White House Press Secretary Sean Spicer told reporters on Wednesday (29 March) that the US wants the UK to "remain a strong leader in Europe" as the formal proceedings for Britain leaving the European Union begin.
Spicer was asked about comments from Jean-Claude Juncker, European Commission President, who was quoted in the Financial Times as saying that US President Donald Trump "does not understand anything about Europe."
Spicer replied that he believes the president is "very well steeped in world affairs, especially Europe, Nato."
"Whatever the future UK-EU relationship looks like, we want the UK to remain a strong leader in Europe", he said, adding that the White House also wants the EU to stay a strong leader globally. Spicer also called Trump a "leader in the effort to call Brexit".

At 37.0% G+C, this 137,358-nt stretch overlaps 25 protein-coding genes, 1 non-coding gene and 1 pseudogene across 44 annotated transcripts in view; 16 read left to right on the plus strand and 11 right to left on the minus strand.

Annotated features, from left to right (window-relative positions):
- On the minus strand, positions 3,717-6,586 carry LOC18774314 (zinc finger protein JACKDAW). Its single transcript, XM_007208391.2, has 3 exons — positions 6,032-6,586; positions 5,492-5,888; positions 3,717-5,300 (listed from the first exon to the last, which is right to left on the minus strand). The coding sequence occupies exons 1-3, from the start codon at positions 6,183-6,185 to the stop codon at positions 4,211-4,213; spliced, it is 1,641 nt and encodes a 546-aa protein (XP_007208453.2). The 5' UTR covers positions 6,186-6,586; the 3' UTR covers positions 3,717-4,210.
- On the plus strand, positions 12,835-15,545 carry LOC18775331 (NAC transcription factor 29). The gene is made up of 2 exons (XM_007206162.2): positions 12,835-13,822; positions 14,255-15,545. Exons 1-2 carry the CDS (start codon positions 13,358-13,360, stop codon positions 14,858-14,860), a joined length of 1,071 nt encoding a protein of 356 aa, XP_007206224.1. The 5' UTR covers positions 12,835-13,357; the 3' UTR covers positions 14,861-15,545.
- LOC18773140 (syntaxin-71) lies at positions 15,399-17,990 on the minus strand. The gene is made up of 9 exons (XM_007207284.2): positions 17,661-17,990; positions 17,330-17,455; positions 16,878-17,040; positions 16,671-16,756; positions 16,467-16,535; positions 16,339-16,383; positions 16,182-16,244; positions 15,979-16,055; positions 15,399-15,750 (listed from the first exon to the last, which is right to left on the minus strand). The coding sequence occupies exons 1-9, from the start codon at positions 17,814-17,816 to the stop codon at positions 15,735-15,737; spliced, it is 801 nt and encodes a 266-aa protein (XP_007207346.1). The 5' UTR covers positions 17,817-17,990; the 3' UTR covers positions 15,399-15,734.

During a visit to Washington by Prime Minister Theresa May in January, Trump called Brexit "a wonderful thing" and both sides have suggested a trade deal between the long-standing allies could be on the cards. May was not the first UK politicians to meet Trump after his election victory, though, with former Ukip leader Nigel Farage famously being pictured in front of the soon-to-be president's golden door at Trump Tower just days after his surprising win over Hillary Clinton.
During a speech at the Conversative Political Action Conference, just outside the US capital at the end of February, Farage told an audience of American conversatives that Trump's victory and Brexit had both come from similar anti-globalist sentiment. He claimed that 2016 was "the year the nation state made a comeback against the globalists".
Trump's predecessor, former president Barack Obama, caused a stir during the lead-up to the referendum on the UK's membership of the EU when he said during a press conference that were the UK to leave, it would go to "the back of the queue" for a trade deal with the US.